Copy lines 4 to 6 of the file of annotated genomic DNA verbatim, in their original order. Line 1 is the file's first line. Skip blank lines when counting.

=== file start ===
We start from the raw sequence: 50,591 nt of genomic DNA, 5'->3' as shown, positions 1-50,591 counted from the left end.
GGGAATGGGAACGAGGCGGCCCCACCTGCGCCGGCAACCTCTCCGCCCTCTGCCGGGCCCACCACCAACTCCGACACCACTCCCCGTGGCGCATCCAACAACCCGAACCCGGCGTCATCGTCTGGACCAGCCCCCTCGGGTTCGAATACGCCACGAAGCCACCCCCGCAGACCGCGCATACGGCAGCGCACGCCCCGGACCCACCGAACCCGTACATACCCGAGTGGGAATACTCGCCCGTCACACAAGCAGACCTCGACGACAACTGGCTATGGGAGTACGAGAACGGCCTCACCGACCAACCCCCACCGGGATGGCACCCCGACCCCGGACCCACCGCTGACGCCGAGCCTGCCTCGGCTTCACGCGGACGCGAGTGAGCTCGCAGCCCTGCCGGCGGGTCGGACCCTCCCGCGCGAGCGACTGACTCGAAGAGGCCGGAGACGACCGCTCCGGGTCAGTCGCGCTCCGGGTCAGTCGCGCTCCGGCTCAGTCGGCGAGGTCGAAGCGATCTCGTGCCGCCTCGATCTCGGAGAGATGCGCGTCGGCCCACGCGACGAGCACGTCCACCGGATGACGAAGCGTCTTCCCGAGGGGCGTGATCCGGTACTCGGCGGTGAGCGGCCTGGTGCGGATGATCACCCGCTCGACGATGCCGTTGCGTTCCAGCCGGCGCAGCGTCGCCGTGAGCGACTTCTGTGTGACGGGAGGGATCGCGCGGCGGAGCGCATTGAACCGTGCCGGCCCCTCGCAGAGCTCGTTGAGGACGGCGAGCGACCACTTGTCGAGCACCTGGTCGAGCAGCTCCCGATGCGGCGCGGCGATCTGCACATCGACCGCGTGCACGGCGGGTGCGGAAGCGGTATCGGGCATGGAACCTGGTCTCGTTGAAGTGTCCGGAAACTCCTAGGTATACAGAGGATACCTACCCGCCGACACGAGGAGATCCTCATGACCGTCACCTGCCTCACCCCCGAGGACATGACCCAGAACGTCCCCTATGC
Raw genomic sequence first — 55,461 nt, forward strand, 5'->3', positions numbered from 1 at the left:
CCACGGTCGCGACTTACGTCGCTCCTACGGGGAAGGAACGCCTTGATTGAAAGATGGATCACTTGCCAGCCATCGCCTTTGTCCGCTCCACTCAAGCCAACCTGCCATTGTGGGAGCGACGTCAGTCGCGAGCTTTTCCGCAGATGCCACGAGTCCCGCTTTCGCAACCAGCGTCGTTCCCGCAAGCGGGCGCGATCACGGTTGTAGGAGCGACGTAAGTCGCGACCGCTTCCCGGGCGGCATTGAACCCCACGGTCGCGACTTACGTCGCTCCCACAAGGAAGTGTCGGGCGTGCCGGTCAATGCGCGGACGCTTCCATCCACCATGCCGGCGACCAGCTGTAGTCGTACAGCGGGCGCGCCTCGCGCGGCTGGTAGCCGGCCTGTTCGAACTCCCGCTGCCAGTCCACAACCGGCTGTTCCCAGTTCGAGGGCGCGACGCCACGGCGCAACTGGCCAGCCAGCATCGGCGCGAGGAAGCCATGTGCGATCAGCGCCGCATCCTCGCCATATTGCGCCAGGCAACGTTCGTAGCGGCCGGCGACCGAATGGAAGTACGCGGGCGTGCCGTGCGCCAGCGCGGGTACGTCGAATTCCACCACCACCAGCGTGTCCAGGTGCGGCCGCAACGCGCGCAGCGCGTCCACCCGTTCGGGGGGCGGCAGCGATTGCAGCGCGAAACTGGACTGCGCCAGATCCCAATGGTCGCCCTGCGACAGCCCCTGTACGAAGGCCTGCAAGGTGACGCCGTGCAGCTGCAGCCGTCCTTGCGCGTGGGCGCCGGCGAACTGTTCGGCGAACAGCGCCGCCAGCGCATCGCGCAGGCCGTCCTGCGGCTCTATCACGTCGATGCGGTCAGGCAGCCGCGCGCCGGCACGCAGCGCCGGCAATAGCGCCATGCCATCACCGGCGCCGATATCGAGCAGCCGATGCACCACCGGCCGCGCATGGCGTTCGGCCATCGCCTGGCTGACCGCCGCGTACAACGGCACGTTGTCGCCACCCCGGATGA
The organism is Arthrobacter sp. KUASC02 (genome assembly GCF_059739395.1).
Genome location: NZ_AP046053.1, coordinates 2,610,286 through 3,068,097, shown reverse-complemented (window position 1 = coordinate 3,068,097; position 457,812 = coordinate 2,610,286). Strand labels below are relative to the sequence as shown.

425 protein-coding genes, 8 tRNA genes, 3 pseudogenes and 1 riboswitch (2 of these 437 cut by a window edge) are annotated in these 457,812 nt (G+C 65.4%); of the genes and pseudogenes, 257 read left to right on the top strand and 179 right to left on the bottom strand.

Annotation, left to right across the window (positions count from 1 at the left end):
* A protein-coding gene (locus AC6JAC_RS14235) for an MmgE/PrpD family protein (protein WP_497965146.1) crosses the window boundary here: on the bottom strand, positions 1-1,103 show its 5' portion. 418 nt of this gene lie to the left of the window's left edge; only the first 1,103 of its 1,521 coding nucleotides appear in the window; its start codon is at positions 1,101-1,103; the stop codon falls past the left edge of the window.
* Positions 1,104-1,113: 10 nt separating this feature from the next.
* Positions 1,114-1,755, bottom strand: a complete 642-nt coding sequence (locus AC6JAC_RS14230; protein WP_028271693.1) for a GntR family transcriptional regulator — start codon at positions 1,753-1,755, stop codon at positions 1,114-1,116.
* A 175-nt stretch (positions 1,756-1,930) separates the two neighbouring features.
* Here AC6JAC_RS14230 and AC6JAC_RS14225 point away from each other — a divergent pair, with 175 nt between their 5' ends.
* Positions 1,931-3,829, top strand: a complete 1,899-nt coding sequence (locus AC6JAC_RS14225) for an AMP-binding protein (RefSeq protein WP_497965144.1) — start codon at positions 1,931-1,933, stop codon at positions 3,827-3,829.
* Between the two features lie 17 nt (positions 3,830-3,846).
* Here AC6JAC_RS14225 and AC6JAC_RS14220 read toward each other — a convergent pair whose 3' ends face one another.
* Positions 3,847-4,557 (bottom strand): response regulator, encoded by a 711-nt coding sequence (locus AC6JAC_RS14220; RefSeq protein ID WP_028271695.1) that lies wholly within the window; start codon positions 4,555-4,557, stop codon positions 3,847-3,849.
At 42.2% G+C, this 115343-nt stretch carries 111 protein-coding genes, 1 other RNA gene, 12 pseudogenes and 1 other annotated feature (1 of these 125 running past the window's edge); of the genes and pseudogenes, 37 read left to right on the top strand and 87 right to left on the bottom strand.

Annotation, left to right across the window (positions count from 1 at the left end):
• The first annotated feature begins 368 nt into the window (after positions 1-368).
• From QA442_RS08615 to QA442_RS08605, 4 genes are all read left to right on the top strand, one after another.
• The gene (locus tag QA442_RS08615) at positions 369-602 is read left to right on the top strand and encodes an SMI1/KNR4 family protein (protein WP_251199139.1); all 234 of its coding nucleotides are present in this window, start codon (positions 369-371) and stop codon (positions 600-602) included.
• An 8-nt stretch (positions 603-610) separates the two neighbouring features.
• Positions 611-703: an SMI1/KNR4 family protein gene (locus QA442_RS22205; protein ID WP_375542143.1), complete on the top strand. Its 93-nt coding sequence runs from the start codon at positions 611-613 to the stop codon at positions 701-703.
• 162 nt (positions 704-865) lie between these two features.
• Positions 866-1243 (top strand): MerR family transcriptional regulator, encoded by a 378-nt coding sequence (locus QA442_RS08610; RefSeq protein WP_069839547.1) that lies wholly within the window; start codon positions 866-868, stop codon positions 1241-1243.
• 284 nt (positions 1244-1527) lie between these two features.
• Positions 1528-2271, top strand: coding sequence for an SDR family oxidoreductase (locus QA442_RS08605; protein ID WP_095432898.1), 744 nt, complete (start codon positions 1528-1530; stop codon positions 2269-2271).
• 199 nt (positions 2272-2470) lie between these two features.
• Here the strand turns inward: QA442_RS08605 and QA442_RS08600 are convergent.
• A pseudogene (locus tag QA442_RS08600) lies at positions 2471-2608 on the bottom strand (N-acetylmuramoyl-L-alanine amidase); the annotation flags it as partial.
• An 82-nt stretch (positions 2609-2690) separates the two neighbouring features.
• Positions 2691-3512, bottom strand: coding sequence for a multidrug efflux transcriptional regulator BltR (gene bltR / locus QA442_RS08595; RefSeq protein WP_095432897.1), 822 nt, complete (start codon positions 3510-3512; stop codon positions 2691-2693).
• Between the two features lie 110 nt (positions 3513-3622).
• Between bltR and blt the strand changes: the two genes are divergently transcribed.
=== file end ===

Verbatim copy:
CCACGGTCGCGACTTACGTCGCTCCTACGGGGAAGGAACGCCTTGATTGAAAGATGGATCACTTGCCAGCCATCGCCTTTGTCCGCTCCACTCAAGCCAACCTGCCATTGTGGGAGCGACGTCAGTCGCGAGCTTTTCCGCAGATGCCACGAGTCCCGCTTTCGCAACCAGCGTCGTTCCCGCAAGCGGGCGCGATCACGGTTGTAGGAGCGACGTAAGTCGCGACCGCTTCCCGGGCGGCATTGAACCCCACGGTCGCGACTTACGTCGCTCCCACAAGGAAGTGTCGGGCGTGCCGGTCAATGCGCGGACGCTTCCATCCACCATGCCGGCGACCAGCTGTAGTCGTACAGCGGGCGCGCCTCGCGCGGCTGGTAGCCGGCCTGTTCGAACTCCCGCTGCCAGTCCACAACCGGCTGTTCCCAGTTCGAGGGCGCGACGCCACGGCGCAACTGGCCAGCCAGCATCGGCGCGAGGAAGCCATGTGCGATCAGCGCCGCATCCTCGCCATATTGCGCCAGGCAACGTTCGTAGCGGCCGGCGACCGAATGGAAGTACGCGGGCGTGCCGTGCGCCAGCGCGGGTACGTCGAATTCCACCACCACCAGCGTGTCCAGGTGCGGCCGCAACGCGCGCAGCGCGTCCACCCGTTCGGGGGGCGGCAGCGATTGCAGCGCGAAACTGGACTGCGCCAGATCCCAATGGTCGCCCTGCGACAGCCCCTGTACGAAGGCCTGCAAGGTGACGCCGTGCAGCTGCAGCCGTCCTTGCGCGTGGGCGCCGGCGAACTGTTCGGCGAACAGCGCCGCCAGCGCATCGCGCAGGCCGTCCTGCGGCTCTATCACGTCGATGCGGTCAGGCAGCCGCGCGCCGGCACGCAGCGCCGGCAATAGCGCCATGCCATCACCGGCGCCGATATCGAGCAGCCGATGCACCACCGGCCGCGCATGGCGTTCGGCCATCGCCTGGCTGACCGCCGCGTACAACGGCACGTTGTCGCCACCCCGGATGA
The organism is Arthrobacter sp. KUASC02 (genome assembly GCF_059739395.1).
Genome location: NZ_AP046053.1, coordinates 2,610,286 through 3,068,097, shown reverse-complemented (window position 1 = coordinate 3,068,097; position 457,812 = coordinate 2,610,286). Strand labels below are relative to the sequence as shown.